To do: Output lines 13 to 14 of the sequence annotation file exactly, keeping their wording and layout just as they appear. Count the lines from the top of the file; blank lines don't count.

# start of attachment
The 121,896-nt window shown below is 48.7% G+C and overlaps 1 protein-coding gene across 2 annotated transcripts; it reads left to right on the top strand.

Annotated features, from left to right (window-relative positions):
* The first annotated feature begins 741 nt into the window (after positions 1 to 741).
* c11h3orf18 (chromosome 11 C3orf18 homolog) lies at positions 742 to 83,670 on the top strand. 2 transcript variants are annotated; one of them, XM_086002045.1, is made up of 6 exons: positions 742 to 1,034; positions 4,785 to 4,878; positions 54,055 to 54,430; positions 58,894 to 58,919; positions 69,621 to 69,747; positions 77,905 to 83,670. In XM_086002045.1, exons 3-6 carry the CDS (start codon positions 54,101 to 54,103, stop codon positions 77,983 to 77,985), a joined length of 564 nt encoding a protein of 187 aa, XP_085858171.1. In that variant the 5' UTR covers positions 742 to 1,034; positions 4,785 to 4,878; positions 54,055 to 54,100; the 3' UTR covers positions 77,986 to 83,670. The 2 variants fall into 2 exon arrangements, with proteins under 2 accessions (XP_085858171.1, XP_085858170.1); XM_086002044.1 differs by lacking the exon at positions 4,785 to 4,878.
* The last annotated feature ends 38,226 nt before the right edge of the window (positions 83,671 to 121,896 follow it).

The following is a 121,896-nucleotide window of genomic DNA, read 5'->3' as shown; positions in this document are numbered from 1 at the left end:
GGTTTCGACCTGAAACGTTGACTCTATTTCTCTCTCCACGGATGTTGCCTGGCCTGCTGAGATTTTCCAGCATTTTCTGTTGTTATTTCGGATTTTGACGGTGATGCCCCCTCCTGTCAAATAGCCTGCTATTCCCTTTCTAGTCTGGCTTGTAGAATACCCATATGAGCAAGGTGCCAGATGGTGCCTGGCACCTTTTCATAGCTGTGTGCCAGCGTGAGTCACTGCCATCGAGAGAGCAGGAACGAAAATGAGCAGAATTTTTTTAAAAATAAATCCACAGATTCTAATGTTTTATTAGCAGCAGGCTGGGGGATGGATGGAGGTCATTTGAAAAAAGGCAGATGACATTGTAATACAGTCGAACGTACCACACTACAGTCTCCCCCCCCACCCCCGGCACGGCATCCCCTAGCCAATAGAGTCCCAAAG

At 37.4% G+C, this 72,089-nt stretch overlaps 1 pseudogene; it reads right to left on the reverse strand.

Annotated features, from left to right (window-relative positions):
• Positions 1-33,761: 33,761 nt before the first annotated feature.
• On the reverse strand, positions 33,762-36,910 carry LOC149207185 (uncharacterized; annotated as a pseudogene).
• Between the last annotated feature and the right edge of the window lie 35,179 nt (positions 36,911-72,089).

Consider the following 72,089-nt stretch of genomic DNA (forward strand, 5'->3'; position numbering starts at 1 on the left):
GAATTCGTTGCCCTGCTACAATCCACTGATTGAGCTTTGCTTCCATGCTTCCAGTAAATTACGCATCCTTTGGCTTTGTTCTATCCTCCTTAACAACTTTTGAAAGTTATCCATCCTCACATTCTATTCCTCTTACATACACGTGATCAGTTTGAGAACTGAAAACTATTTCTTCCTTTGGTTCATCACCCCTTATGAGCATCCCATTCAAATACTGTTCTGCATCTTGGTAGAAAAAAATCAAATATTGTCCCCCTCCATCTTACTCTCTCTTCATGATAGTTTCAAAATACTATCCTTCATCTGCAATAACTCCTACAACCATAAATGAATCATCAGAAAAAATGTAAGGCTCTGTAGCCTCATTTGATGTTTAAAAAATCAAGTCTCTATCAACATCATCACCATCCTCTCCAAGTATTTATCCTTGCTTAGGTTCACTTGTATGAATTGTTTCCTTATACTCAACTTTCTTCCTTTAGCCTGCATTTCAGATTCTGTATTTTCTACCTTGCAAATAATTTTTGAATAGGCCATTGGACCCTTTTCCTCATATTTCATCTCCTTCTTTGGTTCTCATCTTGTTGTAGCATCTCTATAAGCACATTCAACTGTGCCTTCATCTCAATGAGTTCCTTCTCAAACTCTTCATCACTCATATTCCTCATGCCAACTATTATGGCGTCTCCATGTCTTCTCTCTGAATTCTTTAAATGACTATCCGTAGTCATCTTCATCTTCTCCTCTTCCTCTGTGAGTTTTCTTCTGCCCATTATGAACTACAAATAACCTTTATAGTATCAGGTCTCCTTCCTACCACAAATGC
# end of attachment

Consider the following 72,089-nt stretch of genomic DNA (forward strand, 5'->3'; position numbering starts at 1 on the left):
GAATTCGTTGCCCTGCTACAATCCACTGATTGAGCTTTGCTTCCATGCTTCCAGTAAATTACGCATCCTTTGGCTTTGTTCTATCCTCCTTAACAACTTTTGAAAGTTATCCATCCTCACATTCTATTCCTCTTACATACACGTGATCAGTTTGAGAACTGAAAACTATTTCTTCCTTTGGTTCATCACCCCTTATGAGCATCCCATTCAAATACTGTTCTGCATCTTGGTAGAAAAAAATCAAATATTGTCCCCCTCCATCTTACTCTCTCTTCATGATAGTTTCAAAATACTATCCTTCATCTGCAATAACTCCTACAACCATAAATGAATCATCAGAAAAAATGTAAGGCTCTGTAGCCTCATTTGATGTTTAAAAAATCAAGTCTCTATCAACATCATCACCATCCTCTCCAAGTATTTATCCTTGCTTAGGTTCACTTGTATGAATTGTTTCCTTATACTCAACTTTCTTCCTTTAGCCTGCATTTCAGATTCTGTATTTTCTACCTTGCAAATAATTTTTGAATAGGCCATTGGACCCTTTTCCTCATATTTCATCTCCTTCTTTGGTTCTCATCTTGTTGTAGCATCTCTATAAGCACATTCAACTGTGCCTTCATCTCAATGAGTTCCTTCTCAAACTCTTCATCACTCATATTCCTCATGCCAACTATTATGGCGTCTCCATGTCTTCTCTCTGAATTCTTTAAATGACTATCCGTAGTCATCTTCATCTTCTCCTCTTCCTCTGTGAGTTTTCTTCTGCCCATTATGAACTACAAATAACCTTTATAGTATCAGGTCTCCTTCCTACCACAAATGC